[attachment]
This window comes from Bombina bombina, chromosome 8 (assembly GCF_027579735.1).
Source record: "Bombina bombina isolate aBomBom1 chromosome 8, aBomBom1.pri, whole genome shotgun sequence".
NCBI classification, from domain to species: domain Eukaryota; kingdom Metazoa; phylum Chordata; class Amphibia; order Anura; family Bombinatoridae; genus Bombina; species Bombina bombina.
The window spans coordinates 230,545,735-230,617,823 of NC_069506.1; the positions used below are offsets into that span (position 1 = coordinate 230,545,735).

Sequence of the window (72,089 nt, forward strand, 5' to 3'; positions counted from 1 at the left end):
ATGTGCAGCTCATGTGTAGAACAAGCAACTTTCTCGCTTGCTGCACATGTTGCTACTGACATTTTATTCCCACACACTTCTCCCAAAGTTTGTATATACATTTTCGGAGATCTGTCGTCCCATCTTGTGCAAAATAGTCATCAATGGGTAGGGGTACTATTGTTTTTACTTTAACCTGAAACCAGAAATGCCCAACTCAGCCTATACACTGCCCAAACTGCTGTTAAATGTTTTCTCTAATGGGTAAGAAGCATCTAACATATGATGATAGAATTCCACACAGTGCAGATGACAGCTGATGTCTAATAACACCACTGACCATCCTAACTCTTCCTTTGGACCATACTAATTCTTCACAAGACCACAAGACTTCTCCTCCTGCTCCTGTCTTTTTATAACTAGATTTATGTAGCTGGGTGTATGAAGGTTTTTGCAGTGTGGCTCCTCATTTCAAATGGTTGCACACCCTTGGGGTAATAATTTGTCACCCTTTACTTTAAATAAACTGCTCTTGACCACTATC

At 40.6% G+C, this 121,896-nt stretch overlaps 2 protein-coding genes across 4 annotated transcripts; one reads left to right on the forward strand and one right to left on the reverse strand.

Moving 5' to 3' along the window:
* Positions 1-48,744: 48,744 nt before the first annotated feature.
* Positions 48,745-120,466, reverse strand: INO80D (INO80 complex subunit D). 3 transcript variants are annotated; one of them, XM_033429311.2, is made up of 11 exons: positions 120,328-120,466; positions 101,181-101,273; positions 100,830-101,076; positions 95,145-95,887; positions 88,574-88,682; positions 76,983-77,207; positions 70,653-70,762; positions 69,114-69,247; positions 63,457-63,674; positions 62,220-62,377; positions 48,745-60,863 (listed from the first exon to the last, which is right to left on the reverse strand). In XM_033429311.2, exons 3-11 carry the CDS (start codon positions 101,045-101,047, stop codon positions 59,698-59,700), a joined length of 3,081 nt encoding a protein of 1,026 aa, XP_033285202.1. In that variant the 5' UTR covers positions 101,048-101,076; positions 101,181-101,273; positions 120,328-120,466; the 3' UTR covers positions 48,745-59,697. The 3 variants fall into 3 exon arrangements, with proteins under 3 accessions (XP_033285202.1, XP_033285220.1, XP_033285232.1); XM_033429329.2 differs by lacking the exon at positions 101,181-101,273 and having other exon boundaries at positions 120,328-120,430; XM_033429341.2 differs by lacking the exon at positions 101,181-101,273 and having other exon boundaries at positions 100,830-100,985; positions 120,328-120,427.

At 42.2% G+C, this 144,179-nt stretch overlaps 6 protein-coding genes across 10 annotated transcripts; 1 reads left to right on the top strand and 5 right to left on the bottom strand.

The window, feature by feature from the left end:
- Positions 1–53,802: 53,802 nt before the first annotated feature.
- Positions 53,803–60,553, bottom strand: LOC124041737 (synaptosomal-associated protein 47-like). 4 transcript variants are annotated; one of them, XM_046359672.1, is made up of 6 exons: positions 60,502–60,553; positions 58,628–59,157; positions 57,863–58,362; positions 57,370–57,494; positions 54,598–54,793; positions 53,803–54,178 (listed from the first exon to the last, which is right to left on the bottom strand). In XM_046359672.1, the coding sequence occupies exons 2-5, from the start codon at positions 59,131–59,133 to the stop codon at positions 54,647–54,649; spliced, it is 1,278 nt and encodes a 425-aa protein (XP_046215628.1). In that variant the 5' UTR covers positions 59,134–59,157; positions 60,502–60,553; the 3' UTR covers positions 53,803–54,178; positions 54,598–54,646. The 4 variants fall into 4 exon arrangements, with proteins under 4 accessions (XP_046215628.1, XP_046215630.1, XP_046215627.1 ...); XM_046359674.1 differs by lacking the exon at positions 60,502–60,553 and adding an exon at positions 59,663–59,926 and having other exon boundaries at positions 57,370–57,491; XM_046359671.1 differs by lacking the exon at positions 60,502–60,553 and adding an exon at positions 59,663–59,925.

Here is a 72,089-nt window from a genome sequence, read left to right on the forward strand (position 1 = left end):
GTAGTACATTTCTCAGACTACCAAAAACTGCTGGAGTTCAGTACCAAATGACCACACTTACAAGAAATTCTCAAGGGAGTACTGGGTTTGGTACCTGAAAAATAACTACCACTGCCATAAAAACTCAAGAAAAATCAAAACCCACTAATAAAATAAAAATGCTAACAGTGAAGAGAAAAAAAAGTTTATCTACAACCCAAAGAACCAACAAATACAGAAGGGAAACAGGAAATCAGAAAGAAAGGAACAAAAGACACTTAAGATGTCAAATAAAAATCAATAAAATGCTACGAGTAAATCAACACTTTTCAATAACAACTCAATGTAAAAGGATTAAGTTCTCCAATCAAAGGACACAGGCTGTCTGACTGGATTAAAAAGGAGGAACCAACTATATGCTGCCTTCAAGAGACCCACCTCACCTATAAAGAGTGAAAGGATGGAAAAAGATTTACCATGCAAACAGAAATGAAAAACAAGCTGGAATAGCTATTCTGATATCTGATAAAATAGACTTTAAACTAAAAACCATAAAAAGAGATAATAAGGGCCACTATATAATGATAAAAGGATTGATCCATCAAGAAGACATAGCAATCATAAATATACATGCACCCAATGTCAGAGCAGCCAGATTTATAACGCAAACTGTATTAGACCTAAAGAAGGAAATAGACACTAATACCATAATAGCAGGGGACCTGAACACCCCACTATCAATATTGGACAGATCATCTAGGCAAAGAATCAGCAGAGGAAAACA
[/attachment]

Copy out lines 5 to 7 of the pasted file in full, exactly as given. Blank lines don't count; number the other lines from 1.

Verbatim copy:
Sequence of the window (72,089 nt, forward strand, 5' to 3'; positions counted from 1 at the left end):
ATGTGCAGCTCATGTGTAGAACAAGCAACTTTCTCGCTTGCTGCACATGTTGCTACTGACATTTTATTCCCACACACTTCTCCCAAAGTTTGTATATACATTTTCGGAGATCTGTCGTCCCATCTTGTGCAAAATAGTCATCAATGGGTAGGGGTACTATTGTTTTTACTTTAACCTGAAACCAGAAATGCCCAACTCAGCCTATACACTGCCCAAACTGCTGTTAAATGTTTTCTCTAATGGGTAAGAAGCATCTAACATATGATGATAGAATTCCACACAGTGCAGATGACAGCTGATGTCTAATAACACCACTGACCATCCTAACTCTTCCTTTGGACCATACTAATTCTTCACAAGACCACAAGACTTCTCCTCCTGCTCCTGTCTTTTTATAACTAGATTTATGTAGCTGGGTGTATGAAGGTTTTTGCAGTGTGGCTCCTCATTTCAAATGGTTGCACACCCTTGGGGTAATAATTTGTCACCCTTTACTTTAAATAAACTGCTCTTGACCACTATC

At 40.6% G+C, this 121,896-nt stretch overlaps 2 protein-coding genes across 4 annotated transcripts; one reads left to right on the forward strand and one right to left on the reverse strand.